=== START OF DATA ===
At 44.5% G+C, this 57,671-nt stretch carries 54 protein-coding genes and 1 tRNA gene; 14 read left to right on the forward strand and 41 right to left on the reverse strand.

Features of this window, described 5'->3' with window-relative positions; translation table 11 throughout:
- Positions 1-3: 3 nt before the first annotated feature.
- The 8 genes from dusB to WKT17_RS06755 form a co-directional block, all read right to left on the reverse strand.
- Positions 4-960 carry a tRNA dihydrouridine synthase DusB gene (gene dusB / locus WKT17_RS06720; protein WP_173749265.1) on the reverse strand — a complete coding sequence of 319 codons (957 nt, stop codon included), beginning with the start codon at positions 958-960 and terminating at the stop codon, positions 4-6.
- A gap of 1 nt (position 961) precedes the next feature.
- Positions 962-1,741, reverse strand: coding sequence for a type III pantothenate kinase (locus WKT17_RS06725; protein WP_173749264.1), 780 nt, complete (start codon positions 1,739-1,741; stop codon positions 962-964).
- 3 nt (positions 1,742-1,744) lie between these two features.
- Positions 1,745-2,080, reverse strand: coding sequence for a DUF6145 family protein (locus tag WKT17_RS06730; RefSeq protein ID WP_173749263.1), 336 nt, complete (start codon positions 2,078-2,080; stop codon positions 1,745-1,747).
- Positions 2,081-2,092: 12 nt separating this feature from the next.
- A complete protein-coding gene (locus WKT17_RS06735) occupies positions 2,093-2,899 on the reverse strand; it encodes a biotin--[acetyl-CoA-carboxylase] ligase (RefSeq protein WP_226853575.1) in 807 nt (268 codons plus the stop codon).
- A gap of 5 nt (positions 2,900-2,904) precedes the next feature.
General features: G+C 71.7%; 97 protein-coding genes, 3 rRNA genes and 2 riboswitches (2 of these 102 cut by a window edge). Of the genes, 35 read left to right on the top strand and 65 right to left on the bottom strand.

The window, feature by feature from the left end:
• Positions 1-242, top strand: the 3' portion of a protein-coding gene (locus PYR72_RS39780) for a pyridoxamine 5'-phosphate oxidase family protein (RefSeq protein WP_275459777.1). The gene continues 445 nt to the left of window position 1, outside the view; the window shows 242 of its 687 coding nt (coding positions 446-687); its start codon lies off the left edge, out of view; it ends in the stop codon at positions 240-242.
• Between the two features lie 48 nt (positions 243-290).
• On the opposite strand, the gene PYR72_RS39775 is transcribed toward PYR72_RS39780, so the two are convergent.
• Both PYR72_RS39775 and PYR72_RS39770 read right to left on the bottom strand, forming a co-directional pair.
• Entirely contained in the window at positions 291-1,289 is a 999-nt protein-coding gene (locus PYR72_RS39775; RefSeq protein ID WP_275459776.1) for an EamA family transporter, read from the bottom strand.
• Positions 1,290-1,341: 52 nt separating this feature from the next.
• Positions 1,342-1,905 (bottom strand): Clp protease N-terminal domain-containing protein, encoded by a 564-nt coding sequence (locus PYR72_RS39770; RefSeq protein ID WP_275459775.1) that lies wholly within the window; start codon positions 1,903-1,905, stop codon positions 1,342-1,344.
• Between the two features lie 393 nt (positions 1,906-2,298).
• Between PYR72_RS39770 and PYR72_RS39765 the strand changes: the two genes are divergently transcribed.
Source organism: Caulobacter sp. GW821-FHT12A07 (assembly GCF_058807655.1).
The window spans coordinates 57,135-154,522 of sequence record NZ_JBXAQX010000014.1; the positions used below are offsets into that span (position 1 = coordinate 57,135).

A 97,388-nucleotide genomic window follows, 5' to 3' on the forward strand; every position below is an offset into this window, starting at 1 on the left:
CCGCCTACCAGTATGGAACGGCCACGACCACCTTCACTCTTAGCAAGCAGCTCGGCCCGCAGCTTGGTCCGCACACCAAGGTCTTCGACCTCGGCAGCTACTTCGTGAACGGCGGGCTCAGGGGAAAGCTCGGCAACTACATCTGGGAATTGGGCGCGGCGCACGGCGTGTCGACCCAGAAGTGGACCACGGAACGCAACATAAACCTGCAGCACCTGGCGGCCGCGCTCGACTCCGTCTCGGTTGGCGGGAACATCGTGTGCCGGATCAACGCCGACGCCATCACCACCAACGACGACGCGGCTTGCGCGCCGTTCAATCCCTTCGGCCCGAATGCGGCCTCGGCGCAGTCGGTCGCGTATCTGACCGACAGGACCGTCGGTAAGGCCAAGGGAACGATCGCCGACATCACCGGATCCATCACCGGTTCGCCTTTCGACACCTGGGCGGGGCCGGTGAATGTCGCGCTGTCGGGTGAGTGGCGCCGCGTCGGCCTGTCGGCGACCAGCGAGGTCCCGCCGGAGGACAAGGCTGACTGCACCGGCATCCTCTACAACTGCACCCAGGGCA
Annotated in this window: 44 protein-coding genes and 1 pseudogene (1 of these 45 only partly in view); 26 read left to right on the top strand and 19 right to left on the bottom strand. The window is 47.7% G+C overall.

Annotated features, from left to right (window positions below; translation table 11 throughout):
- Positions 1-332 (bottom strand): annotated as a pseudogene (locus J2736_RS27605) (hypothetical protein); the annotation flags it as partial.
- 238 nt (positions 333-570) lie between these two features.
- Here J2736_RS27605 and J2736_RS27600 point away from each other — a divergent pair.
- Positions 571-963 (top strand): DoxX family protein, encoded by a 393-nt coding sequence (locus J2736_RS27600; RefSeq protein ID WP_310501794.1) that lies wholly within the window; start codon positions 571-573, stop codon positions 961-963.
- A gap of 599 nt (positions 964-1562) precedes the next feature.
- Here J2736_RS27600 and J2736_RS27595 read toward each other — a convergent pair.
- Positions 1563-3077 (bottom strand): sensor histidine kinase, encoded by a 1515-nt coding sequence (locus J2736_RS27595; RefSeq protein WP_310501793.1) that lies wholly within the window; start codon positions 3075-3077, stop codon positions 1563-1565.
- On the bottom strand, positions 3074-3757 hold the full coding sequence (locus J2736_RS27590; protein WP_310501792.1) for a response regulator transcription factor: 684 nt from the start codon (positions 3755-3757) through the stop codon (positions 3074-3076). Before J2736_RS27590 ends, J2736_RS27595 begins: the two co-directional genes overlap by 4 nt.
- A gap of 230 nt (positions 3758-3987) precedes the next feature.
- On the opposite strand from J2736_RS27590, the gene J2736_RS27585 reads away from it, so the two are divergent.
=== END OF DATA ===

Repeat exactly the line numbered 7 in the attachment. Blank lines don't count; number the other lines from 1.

- Positions 962-1,741, reverse strand: coding sequence for a type III pantothenate kinase (locus WKT17_RS06725; protein WP_173749264.1), 780 nt, complete (start codon positions 1,739-1,741; stop codon positions 962-964).